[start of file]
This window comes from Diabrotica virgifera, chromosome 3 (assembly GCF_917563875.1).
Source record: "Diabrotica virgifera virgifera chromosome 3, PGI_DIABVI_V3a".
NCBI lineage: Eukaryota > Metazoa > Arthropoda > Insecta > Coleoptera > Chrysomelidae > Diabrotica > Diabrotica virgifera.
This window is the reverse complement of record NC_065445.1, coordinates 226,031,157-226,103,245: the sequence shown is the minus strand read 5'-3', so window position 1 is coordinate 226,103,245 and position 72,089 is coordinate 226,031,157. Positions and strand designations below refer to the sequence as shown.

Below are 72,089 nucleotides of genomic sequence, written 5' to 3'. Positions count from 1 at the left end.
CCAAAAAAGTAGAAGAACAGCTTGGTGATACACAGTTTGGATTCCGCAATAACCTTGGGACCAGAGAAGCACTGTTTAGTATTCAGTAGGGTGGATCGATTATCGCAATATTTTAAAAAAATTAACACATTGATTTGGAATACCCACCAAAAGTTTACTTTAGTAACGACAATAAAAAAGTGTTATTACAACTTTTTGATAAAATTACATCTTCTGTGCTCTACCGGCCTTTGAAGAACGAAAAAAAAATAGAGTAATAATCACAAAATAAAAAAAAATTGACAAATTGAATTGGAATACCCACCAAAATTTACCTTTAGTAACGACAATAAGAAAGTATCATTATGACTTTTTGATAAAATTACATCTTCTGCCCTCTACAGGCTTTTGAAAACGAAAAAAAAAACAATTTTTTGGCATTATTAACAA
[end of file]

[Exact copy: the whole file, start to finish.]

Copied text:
This window comes from Diabrotica virgifera, chromosome 3 (assembly GCF_917563875.1).
Source record: "Diabrotica virgifera virgifera chromosome 3, PGI_DIABVI_V3a".
NCBI lineage: Eukaryota > Metazoa > Arthropoda > Insecta > Coleoptera > Chrysomelidae > Diabrotica > Diabrotica virgifera.
This window is the reverse complement of record NC_065445.1, coordinates 226,031,157-226,103,245: the sequence shown is the minus strand read 5'-3', so window position 1 is coordinate 226,103,245 and position 72,089 is coordinate 226,031,157. Positions and strand designations below refer to the sequence as shown.

Below are 72,089 nucleotides of genomic sequence, written 5' to 3'. Positions count from 1 at the left end.
CCAAAAAAGTAGAAGAACAGCTTGGTGATACACAGTTTGGATTCCGCAATAACCTTGGGACCAGAGAAGCACTGTTTAGTATTCAGTAGGGTGGATCGATTATCGCAATATTTTAAAAAAATTAACACATTGATTTGGAATACCCACCAAAAGTTTACTTTAGTAACGACAATAAAAAAGTGTTATTACAACTTTTTGATAAAATTACATCTTCTGTGCTCTACCGGCCTTTGAAGAACGAAAAAAAAATAGAGTAATAATCACAAAATAAAAAAAAATTGACAAATTGAATTGGAATACCCACCAAAATTTACCTTTAGTAACGACAATAAGAAAGTATCATTATGACTTTTTGATAAAATTACATCTTCTGCCCTCTACAGGCTTTTGAAAACGAAAAAAAAAACAATTTTTTGGCATTATTAACAA